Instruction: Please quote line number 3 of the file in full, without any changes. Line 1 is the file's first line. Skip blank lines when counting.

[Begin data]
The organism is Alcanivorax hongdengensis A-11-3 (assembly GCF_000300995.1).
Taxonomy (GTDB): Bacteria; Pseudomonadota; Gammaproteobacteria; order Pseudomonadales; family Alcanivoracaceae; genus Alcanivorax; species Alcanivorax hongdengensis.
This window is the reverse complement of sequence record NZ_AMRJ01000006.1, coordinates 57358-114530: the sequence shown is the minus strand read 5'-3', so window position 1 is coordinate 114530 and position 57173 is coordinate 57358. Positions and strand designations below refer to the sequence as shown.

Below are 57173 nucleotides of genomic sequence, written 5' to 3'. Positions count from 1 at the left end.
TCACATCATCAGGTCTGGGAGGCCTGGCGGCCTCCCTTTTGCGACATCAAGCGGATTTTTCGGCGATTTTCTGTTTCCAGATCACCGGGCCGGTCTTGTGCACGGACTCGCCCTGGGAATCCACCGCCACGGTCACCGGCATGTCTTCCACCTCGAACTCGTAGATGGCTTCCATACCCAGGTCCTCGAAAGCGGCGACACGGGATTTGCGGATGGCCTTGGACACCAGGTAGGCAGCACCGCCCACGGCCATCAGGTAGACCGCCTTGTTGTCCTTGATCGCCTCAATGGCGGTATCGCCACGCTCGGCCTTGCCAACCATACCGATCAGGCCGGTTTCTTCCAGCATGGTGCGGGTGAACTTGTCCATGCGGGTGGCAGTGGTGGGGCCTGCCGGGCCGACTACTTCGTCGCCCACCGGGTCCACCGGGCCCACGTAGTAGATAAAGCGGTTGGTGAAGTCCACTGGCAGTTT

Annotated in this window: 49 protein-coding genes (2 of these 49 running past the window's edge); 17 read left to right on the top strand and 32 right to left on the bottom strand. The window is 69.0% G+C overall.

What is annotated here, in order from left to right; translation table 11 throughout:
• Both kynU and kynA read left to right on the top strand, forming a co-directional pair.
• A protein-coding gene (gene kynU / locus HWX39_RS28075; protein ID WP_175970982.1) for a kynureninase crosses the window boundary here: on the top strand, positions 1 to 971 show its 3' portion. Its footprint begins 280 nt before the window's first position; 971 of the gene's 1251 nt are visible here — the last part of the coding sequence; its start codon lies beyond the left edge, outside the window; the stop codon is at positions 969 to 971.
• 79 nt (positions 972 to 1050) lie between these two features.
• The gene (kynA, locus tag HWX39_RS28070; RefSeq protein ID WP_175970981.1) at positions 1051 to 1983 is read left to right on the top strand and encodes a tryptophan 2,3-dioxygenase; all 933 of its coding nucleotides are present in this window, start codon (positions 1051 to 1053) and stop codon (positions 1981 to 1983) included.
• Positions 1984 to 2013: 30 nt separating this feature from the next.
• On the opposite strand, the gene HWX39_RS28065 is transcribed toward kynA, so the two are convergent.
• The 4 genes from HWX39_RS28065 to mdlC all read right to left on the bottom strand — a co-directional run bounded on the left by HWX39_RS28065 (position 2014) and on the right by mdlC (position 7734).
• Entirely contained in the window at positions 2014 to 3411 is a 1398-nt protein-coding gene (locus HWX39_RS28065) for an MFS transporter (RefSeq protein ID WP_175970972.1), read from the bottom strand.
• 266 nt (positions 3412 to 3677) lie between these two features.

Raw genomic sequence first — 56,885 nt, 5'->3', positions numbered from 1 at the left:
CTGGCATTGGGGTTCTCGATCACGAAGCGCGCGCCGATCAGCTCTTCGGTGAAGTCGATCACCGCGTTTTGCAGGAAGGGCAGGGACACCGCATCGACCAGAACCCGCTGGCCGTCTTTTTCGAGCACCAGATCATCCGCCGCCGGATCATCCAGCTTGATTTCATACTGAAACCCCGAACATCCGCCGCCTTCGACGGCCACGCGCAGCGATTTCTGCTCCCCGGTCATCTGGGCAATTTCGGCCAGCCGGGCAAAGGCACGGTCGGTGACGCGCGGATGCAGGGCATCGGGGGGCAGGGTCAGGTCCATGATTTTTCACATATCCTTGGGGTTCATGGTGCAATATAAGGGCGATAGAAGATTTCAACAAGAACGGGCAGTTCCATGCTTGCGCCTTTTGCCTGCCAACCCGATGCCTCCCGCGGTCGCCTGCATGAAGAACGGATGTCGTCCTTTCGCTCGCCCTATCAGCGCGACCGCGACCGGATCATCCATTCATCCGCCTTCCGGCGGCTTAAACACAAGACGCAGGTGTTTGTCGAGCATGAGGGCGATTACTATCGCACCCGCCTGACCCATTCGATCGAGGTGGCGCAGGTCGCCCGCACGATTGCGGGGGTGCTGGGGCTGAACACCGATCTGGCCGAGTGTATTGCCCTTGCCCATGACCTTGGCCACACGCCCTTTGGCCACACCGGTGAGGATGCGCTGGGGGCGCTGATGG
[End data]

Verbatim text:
This window is the reverse complement of sequence record NZ_AMRJ01000006.1, coordinates 57358-114530: the sequence shown is the minus strand read 5'-3', so window position 1 is coordinate 114530 and position 57173 is coordinate 57358. Positions and strand designations below refer to the sequence as shown.